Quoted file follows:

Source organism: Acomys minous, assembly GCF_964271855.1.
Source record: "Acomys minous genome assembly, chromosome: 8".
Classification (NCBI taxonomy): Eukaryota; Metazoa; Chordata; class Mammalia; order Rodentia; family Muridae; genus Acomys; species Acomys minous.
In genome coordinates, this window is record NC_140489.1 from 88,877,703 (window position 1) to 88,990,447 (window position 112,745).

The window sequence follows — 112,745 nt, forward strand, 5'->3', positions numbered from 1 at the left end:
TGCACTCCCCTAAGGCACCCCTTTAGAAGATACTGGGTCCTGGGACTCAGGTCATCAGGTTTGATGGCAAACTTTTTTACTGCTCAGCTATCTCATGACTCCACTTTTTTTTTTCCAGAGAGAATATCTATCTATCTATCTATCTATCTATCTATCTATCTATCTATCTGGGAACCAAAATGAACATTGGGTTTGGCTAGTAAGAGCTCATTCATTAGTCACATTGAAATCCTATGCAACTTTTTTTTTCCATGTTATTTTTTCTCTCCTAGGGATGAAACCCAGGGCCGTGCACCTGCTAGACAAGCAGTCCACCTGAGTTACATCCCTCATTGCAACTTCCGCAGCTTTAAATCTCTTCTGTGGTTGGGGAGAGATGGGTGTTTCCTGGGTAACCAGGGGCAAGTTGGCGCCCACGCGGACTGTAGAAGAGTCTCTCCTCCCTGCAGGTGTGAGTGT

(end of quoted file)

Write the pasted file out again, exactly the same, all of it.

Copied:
Source organism: Acomys minous, assembly GCF_964271855.1.
Source record: "Acomys minous genome assembly, chromosome: 8".
Classification (NCBI taxonomy): Eukaryota; Metazoa; Chordata; class Mammalia; order Rodentia; family Muridae; genus Acomys; species Acomys minous.
In genome coordinates, this window is record NC_140489.1 from 88,877,703 (window position 1) to 88,990,447 (window position 112,745).

The window sequence follows — 112,745 nt, forward strand, 5'->3', positions numbered from 1 at the left end:
TGCACTCCCCTAAGGCACCCCTTTAGAAGATACTGGGTCCTGGGACTCAGGTCATCAGGTTTGATGGCAAACTTTTTTACTGCTCAGCTATCTCATGACTCCACTTTTTTTTTTCCAGAGAGAATATCTATCTATCTATCTATCTATCTATCTATCTATCTATCTATCTGGGAACCAAAATGAACATTGGGTTTGGCTAGTAAGAGCTCATTCATTAGTCACATTGAAATCCTATGCAACTTTTTTTTTCCATGTTATTTTTTCTCTCCTAGGGATGAAACCCAGGGCCGTGCACCTGCTAGACAAGCAGTCCACCTGAGTTACATCCCTCATTGCAACTTCCGCAGCTTTAAATCTCTTCTGTGGTTGGGGAGAGATGGGTGTTTCCTGGGTAACCAGGGGCAAGTTGGCGCCCACGCGGACTGTAGAAGAGTCTCTCCTCCCTGCAGGTGTGAGTGT